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Microbiological Investigations (AP002)
Principal Investigator
Research Area:
Species Studied
Scientific Name: Homo sapiens Species: Human

With the landing of man on the moon, the transfer of microorganisms from astronauts to the moon and from the moon back to Earth became a possibility. In order to characterize contaminants, a catalog of crew microflora was prepared prior to each Apollo mission. This procedure was necessary to identify possible terrestrial contaminants in the returned lunar material. Exposure to microorganisms in the closed environment of the spacecraft was also a concern. The Lunar Quarantine Program, which was in effect for the Apollo 11 through 14 missions, required sampling selected sites of the Command Module. Therefore, crew microbiology as well as spacecraft microbiology were evaluated during this study.

While the focus was on lunar contamination, analysis of crew specimens was performed to satisfy three additional objectives:

1) detection of potentially pathogenic microorganisms so that associated medical problems could be identified early and preventive measures could be established
2) identification of medically important microorganisms recovered from ill crewmembers to aid in diagnoses and treatment
3) evaluation of the space flight environment's effect on the crew's microbial autoflora and the resultant effect this potential change had on crewmembers. Studies conducted during the final missions of Apollo were designed to identify and prepare for possible microbial problems associated with the lengthy Skylab missions.

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Carmichael C, Taylor GR. Evaluation of crew skin flora under conditions of a full quarantine lunar-exploration mission. British Journal of Dermatology. 1977. August; 97(2):187-96. []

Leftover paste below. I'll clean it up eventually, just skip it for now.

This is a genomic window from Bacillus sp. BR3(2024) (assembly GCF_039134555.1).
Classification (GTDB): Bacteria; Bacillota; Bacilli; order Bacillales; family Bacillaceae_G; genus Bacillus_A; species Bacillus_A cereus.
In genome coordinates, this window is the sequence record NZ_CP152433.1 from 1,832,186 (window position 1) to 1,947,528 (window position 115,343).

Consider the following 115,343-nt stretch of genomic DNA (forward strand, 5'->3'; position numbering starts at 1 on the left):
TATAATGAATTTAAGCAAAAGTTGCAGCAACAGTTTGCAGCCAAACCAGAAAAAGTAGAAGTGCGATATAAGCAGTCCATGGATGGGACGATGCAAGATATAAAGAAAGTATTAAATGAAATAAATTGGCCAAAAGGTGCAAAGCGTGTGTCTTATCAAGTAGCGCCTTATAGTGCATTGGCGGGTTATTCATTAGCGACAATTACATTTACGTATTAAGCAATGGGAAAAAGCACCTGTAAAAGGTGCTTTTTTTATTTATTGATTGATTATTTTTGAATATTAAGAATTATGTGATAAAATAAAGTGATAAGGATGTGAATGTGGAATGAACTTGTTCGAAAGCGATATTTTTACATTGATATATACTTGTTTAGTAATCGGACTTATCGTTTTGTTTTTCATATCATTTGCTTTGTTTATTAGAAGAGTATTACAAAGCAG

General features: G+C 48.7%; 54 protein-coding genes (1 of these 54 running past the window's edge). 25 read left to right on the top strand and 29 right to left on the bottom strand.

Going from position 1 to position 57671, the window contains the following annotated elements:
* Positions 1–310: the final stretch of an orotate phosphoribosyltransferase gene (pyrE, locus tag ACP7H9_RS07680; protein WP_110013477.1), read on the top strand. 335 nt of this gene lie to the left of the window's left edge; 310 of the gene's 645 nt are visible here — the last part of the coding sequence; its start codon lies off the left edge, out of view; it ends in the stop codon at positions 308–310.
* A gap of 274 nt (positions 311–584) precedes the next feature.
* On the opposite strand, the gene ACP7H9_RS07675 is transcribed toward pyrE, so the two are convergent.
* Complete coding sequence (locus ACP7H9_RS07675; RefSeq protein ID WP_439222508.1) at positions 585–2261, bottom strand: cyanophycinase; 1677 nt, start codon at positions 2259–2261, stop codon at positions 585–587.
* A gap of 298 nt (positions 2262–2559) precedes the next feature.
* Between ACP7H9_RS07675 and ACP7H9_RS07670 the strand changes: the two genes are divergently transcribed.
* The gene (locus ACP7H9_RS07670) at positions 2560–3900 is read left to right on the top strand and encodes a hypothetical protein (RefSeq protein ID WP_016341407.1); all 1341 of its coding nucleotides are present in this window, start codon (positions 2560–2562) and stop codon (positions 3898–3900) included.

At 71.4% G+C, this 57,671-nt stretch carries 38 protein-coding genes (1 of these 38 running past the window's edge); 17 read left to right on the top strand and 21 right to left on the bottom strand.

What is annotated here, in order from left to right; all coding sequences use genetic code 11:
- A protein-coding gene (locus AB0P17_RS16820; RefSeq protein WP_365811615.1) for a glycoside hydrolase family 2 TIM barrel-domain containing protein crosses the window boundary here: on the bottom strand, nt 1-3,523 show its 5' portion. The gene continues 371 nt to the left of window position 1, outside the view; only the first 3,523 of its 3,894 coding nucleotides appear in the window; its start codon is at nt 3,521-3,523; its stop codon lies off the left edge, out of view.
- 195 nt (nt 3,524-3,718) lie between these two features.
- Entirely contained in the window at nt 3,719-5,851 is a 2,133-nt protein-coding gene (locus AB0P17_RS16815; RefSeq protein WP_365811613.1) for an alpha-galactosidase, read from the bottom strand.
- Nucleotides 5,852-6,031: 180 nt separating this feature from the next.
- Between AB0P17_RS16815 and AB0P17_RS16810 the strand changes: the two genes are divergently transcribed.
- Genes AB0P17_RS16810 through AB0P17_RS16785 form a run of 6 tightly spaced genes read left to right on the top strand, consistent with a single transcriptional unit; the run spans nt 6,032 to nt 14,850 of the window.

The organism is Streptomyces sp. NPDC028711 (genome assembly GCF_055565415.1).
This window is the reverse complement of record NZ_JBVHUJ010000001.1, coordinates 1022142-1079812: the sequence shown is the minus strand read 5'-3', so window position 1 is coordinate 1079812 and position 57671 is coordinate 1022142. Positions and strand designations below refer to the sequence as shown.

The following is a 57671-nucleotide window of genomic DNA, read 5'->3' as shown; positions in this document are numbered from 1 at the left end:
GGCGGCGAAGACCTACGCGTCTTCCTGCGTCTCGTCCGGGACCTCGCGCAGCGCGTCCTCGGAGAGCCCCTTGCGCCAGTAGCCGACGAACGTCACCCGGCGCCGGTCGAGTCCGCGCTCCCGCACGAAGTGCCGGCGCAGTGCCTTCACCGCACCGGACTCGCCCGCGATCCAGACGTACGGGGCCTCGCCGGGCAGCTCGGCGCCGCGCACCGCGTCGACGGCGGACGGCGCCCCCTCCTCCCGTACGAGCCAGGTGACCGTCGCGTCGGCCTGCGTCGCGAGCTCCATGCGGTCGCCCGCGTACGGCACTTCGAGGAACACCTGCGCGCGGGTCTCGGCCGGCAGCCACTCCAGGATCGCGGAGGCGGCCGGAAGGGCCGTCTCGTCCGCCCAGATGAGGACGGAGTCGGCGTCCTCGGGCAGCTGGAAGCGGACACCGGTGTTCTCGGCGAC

Ferguson JK, Taylor GR, Mieszkuc BJ. Microbiological investiagtions. In: Anderson M, Rummel JA, Deutsch S, eds. BIOSPEX: Biological Space Experiments. Houston, TX: NASA Lyndon B. Johnson Space Center; 1979:21. NASA TM-58217. [NTRS]

Ferguson JK, Taylor GR, Mieszkuc BJ. Section II, chapter 2: microbiological investigations. In: Johnson RS, Dietlein LF, Berry CA, eds. Biomedical Results of Apollo. Washington, DC: NASA Headquarters; 1975:83-103. NASA SP-368. [NTRS]

Taylor GR, Henney MR, Ellis WL. Changes in the fungal autoflora of Apollo astronauts. Applied Microbiology. 1973. November; 26(5):804-13. []

Taylor GR. Apollo 14 Microbial Analyses. Houston, TX: NASA Manned Spacecraft Center; 1972. NASA TM X-58094. [NTRS]

Taylor GR. Recovery of medically important microorganisms from Apollo astronauts. Aerospace Medicine. 1974. August; 45(8):824-8. []

Aerospace medicine
Environmental microbiology
Environmental monitoring
Equipment contamination
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Data Information
Data Availability
Archive is complete. Some data sets are online.
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Achromobacter species
Acromonium species
Actinomyces israelii
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Mission/Study Information
Mission Launch/Start Date Landing/End Date Duration
Apollo 10 05/18/1969 05/26/1969 8 days
Apollo 11 07/16/1969 07/24/1969 8 days
Apollo 12 11/14/1969 11/24/1969 10 days
Apollo 13 04/11/1970 04/17/1970 6 days
Apollo 14 01/31/1971 02/09/1971 9 days
Apollo 15 07/26/1971 08/07/1971 12 days
Apollo 16 04/16/1972 04/27/1972 11 days
Apollo 17 12/07/1972 12/19/1972 12 days
Apollo 7 10/11/1968 10/22/1968 11 days
Apollo 8 12/21/1968 12/27/1968 6 days
Apollo 9 03/03/1969 03/13/1969 10 days

Additional Information
Managing NASA Center
Johnson Space Center (JSC)
Responsible NASA Representative
Johnson Space Center LSDA Office
Project Manager: Jessica Keune
Institutional Support
National Aeronautics and Space Administration (NASA)